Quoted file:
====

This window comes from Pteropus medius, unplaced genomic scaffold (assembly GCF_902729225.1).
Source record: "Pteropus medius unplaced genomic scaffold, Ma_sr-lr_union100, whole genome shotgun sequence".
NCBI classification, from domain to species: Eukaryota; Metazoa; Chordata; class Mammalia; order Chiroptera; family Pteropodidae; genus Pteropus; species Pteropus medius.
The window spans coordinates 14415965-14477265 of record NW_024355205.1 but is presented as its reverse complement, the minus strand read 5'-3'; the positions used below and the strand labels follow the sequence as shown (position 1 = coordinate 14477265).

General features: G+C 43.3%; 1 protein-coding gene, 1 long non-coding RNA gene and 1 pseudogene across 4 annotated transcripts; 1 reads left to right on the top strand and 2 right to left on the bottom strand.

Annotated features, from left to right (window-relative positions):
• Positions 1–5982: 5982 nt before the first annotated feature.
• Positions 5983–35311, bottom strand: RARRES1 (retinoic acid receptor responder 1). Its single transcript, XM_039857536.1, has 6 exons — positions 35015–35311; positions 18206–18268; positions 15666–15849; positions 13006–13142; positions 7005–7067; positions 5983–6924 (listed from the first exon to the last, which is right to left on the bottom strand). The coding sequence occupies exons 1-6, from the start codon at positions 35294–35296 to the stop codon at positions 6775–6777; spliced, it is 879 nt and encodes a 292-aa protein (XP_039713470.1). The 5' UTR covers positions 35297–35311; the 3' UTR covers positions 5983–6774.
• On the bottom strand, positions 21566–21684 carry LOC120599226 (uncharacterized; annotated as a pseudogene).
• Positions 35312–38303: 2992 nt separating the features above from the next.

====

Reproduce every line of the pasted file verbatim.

This window comes from Pteropus medius, unplaced genomic scaffold (assembly GCF_902729225.1).
Source record: "Pteropus medius unplaced genomic scaffold, Ma_sr-lr_union100, whole genome shotgun sequence".
NCBI classification, from domain to species: Eukaryota; Metazoa; Chordata; class Mammalia; order Chiroptera; family Pteropodidae; genus Pteropus; species Pteropus medius.
The window spans coordinates 14415965-14477265 of record NW_024355205.1 but is presented as its reverse complement, the minus strand read 5'-3'; the positions used below and the strand labels follow the sequence as shown (position 1 = coordinate 14477265).

General features: G+C 43.3%; 1 protein-coding gene, 1 long non-coding RNA gene and 1 pseudogene across 4 annotated transcripts; 1 reads left to right on the top strand and 2 right to left on the bottom strand.

Annotated features, from left to right (window-relative positions):
• Positions 1–5982: 5982 nt before the first annotated feature.
• Positions 5983–35311, bottom strand: RARRES1 (retinoic acid receptor responder 1). Its single transcript, XM_039857536.1, has 6 exons — positions 35015–35311; positions 18206–18268; positions 15666–15849; positions 13006–13142; positions 7005–7067; positions 5983–6924 (listed from the first exon to the last, which is right to left on the bottom strand). The coding sequence occupies exons 1-6, from the start codon at positions 35294–35296 to the stop codon at positions 6775–6777; spliced, it is 879 nt and encodes a 292-aa protein (XP_039713470.1). The 5' UTR covers positions 35297–35311; the 3' UTR covers positions 5983–6774.
• On the bottom strand, positions 21566–21684 carry LOC120599226 (uncharacterized; annotated as a pseudogene).
• Positions 35312–38303: 2992 nt separating the features above from the next.